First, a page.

The US Supreme Court delivered a blow to President Joe Biden on Thursday (Friday Manila time), blocking his COVID vaccination-or-testing mandate for employees of large businesses.
At the same time, the nation’s highest court allowed a vaccination mandate for health care workers at facilities receiving federal funding.
Biden said he was “disappointed” in the nine-member court’s decision striking down his mandate for businesses with 100 employees or more to vaccinate or test their workers for COVID-19.
“I am disappointed that the Supreme Court has chosen to block common-sense life-saving requirements for employees at large businesses that were grounded squarely in both science and the law,” Biden said in a statement.
The president welcomed the requirement that health care workers be vaccinated, saying it would affect some 10 million people working at facilities receiving federal funds and will “save lives.”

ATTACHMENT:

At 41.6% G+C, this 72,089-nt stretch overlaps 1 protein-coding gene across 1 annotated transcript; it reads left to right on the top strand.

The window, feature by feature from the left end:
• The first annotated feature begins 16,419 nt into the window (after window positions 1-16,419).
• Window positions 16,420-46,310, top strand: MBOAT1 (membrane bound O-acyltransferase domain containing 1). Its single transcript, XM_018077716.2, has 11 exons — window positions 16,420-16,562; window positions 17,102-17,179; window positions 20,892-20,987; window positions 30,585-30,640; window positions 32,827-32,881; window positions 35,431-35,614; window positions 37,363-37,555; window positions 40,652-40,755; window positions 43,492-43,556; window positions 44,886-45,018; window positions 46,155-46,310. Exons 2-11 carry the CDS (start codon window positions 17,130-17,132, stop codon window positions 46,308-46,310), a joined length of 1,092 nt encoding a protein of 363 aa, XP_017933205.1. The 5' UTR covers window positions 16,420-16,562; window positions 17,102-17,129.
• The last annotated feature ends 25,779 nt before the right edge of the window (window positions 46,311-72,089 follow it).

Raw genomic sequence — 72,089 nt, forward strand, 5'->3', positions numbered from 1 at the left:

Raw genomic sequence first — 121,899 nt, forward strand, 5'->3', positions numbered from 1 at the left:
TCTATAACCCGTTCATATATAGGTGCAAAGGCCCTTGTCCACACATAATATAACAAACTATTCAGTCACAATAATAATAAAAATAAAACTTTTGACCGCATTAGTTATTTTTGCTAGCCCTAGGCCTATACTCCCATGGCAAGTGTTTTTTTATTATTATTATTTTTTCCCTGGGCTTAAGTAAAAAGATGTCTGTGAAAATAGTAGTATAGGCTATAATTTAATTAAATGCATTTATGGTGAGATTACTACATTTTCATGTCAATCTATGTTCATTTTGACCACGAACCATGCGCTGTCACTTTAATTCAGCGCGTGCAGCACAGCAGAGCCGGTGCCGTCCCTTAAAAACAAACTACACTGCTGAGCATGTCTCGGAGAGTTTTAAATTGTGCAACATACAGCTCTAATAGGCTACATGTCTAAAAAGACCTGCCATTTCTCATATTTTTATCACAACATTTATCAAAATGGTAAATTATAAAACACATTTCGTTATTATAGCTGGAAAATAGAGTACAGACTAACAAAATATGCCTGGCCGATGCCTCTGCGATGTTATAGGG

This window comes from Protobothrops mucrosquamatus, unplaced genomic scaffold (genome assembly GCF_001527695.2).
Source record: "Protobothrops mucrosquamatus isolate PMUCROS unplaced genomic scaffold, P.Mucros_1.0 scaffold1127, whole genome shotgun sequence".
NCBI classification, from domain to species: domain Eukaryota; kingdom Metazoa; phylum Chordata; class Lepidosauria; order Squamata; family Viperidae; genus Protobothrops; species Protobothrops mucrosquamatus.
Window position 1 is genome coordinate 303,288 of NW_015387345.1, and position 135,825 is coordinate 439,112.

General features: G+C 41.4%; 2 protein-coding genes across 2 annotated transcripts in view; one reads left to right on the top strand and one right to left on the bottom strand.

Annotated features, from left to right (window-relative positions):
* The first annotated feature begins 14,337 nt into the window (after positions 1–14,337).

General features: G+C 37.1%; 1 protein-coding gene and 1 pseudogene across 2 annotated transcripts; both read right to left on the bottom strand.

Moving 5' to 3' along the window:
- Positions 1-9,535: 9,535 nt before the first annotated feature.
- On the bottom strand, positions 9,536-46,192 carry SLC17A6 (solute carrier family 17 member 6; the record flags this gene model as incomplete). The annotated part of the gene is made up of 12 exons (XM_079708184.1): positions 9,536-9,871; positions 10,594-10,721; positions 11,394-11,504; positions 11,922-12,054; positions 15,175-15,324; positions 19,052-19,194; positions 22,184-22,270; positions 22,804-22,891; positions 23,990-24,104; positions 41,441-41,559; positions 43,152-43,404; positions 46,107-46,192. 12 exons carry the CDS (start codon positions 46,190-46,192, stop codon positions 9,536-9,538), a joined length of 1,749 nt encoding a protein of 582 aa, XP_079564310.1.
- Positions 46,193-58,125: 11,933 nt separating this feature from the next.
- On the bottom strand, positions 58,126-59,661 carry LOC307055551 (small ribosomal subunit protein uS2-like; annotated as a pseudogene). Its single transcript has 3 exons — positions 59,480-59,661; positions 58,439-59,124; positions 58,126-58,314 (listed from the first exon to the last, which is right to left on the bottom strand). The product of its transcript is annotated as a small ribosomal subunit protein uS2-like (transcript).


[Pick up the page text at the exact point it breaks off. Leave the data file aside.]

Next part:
After months of public appeals to Americans to get vaccinated against COVID, which has killed more than 845,000 people in the United States, Biden announced in September that he was making vaccinations compulsory at large private companies.
Unvaccinated employees would have to present weekly negative tests and wear face masks while at work.
The Occupational Safety and Health Administration (OSHA), a federal agency, gave businesses until February 9 to be in compliance with the rules or face the possibility of fines.
But the Supreme Court’s six conservative justices ruled the mandate would represent a “significant encroachment into the lives—and health—of a vast number of employees.”
“Although Congress has indisputably given OSHA the power to regulate occupational dangers, it has not given that agency the power to regulate public health more broadly,” they said.